Inscription Reveals Governor of Judea Before the Bar-Kokhba Revolt

Inscription confirms Roman governor of Judea

Who was the Roman governor of Judea during the time leading up to the Bar-Kokhba revolt, the second Jewish revolt against Rome (132–136 C.E.)? This question has now been answered thanks to an inscribed stone block recently discovered off the coast of Tel Dor in northern Israel.


An inscribed stone block found off the coast of Tel Dor has named the Roman governor of Judea who served before the Bar-Kokhba revolt. Photo: Ehud Arkin Shalev.

The enormous block was first observed underwater in the Dor Nature Reserve by research students Ehud Arkin-Shalev and Michelle Kreisher from the Coastal Archaeology and Underwater Survey Lab at the University of Haifa. The significance of the block was evident because it bore an ancient inscription, and authorities determined that it must be extracted from the waters. Assaf Yasur-Landau, a professor in the Department of Maritime Civilizations at Haifa, headed the underwater excavation to bring the stone to dry land for study and conservation.

Gil Gambash, chair of the Department of Maritime Civilizations at Haifa, is in the process of deciphering the Greek inscription on the massive 0.7-ton, 2.8-feet-high stone. Haaretz reports that the inscription was reconstructed to read:

“The City of Dor honors Marcus Paccius, son of Publius, Silvanus Quintus Coredius Gallus Gargilius Antiquus, governor of the province of Judea, as well as […] of the province of Syria, and patron of the city of Dor.”

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The stone block naming the governor of Judea, Marcus Paccius Silvanus Quintus Coredius Gallus Gargilius Antiquus, is now on display at the Younes and Soraya Nazarian Library at the University of Haifa. Photo: Jenny Carmel.

Interestingly, the person named on the stone, Gargilius Antiquus, is known from one other inscription, which was found in 1948 at Tel Dor.1 Missing from the latter inscription is the name of the province over which he governed, which scholars have debated was Syria or Judea. The discovery of the inscribed stone off the waters of Dor confirms that Gargilius Antiquus was governor of Judea.

“For the first time, we can state with certainty the name of the Roman prefect (a type of governor) of Judea during the critical period leading up to the Bar-Kokhba revolt,” said Yasur-Landau in a University of Haifa press release. “Apart from that, this is only the second time that the name ‘Judea’ has appeared in any inscription from the Roman period.”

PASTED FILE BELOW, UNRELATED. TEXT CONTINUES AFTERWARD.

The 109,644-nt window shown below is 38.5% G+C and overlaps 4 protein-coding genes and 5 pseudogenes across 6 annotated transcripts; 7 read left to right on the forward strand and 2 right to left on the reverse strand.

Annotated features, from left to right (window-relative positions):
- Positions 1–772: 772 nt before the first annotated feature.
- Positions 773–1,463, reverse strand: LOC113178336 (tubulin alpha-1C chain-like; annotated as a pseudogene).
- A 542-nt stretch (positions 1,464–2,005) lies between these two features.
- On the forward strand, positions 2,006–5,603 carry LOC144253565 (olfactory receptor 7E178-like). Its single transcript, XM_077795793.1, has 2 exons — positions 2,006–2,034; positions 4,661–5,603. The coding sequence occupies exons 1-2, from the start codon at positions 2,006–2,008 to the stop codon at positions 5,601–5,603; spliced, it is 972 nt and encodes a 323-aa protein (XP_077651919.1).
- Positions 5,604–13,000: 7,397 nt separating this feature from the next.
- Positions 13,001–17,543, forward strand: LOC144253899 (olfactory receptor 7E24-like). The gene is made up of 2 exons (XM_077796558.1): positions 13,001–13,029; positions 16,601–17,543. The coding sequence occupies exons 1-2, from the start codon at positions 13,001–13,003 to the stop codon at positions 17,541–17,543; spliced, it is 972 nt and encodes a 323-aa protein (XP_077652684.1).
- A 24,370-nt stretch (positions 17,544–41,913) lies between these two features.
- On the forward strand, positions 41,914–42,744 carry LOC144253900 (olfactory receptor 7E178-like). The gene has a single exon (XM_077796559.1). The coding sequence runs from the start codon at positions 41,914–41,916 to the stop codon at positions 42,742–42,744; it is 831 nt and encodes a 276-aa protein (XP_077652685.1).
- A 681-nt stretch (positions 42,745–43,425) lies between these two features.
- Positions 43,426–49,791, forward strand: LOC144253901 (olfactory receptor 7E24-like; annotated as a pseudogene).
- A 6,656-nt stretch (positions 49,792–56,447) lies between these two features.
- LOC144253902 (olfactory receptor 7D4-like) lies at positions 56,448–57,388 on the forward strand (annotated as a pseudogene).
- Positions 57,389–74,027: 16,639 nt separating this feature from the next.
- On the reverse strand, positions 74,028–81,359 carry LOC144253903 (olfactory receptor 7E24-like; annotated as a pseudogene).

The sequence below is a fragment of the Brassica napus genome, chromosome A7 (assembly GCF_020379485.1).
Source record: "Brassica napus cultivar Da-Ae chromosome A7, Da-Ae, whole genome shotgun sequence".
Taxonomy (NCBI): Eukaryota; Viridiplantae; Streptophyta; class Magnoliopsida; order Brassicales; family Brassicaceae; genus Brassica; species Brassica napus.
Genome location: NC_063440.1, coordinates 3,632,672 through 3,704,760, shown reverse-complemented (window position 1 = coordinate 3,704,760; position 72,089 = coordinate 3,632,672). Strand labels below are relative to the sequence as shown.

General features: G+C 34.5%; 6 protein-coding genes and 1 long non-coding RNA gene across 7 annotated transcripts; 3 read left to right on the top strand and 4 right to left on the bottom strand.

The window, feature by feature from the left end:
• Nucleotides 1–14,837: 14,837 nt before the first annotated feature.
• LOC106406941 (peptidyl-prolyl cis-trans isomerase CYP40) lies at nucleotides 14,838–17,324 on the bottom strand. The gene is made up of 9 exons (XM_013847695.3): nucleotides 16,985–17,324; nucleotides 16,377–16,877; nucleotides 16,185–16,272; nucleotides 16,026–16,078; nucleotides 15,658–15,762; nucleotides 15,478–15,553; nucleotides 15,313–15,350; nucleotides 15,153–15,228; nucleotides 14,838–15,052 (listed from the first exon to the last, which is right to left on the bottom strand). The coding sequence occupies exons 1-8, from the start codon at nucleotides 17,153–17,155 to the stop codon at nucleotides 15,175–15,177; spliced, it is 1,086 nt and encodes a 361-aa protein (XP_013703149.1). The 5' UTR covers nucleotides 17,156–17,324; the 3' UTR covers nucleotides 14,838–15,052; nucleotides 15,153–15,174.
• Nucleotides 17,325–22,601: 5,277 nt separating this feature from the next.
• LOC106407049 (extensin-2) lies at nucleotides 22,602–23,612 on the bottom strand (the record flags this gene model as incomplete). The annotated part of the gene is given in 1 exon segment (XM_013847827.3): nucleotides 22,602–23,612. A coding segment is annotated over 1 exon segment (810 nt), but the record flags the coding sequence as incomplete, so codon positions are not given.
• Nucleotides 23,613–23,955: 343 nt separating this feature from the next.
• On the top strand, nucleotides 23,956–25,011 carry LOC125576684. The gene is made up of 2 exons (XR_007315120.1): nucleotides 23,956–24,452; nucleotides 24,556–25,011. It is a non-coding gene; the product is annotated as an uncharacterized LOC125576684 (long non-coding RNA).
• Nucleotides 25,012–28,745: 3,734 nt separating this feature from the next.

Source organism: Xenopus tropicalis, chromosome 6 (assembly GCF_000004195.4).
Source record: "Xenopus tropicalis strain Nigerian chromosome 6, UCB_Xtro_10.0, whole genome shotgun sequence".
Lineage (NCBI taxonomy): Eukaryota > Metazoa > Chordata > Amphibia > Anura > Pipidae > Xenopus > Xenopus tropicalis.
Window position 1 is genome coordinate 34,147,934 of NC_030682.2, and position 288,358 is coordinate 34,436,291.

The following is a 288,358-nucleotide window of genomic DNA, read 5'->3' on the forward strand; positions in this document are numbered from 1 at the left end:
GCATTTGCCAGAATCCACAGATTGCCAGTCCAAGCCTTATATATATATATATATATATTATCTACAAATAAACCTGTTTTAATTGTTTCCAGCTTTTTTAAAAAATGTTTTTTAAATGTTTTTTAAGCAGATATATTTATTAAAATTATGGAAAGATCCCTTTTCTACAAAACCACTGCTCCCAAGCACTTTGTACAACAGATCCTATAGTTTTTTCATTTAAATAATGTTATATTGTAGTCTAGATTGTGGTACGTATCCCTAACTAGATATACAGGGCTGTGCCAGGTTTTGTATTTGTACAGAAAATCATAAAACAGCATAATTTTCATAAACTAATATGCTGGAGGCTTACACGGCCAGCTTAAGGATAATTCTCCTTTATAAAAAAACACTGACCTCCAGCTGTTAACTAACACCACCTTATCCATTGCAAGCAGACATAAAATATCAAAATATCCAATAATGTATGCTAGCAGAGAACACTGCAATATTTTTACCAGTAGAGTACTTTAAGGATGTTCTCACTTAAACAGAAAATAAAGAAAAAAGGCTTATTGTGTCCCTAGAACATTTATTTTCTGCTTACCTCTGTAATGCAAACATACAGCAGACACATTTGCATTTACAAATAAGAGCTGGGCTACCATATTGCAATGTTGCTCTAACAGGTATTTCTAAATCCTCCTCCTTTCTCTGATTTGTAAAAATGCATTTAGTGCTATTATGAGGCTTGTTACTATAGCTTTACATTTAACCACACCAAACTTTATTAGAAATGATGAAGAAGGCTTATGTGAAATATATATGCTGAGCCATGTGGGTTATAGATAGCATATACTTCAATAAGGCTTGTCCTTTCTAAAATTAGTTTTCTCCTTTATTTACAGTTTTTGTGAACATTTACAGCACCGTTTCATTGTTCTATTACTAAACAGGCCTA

“Immediately after the Bar-Kokhba revolt, the Romans decided to abolish the province of Judea and to obliterate any mention of its name,” Yasur-Landau and Gambash explain. “The province was united with Syria to form a single province called Syria-Palestine. So what we have here is an inscription dated to just before Judea ceased to exist as a province under that name. Of the two inscriptions mentioning the name Judea, this is the latest, of course. Because such findings are so rare, it is unlikely that we will find many later inscriptions including the name Judea.”

The other inscription that references Judea is the so-called “Pilate Stone,” which was found at Caesarea Maritima and mentions Pontius Pilate, the governor of Judea (26–36 C.E.) during the trial and crucifixion of Jesus.

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1. For a good overview of the scholarship on this governor, see Dr. David E. Graves, “Marcus Paccius … Gargilius Antiquus Confirmed Governor of Judea,” Deus Artefacta (blog), November 30, 2016.


4 Responses

  1. Rick C says:

    What does the positive identification of Gargilius Antiquus do to what is known or speculated about the timelines of other (previous/subsequent) governors?

  2. Jack says:

    Was not Judea a sub-province of Syria during the 1st-early 2nd centuries CE? The Syrian title of Marcus Antiquus is apparently not legible, but it could have been pro-consul. I would lean to the idea that the stone was tossed into the sea by the Bar Kochba forces with the same intent of “damnatio memoriae” that motivated the subsequently victorious Romans to erase the name of Judea. Use as an anchor-stone would almost certainly have left rope marks in what appears to be a limestone block.

  3. Stacey Stiles says:

    Does the Judea capta coin not count as an inscription, or are we only including stone inscriptions?

  4. Rob Palmer says:

    Off the coast? Possibly used as an anchor, being wrapped around/tied with a rope. Rope deteriorated and it was lost to the bottom, being too heavy to retrieve. Otherwise, he was an unpopular governor and he was “drowned in effigy”.

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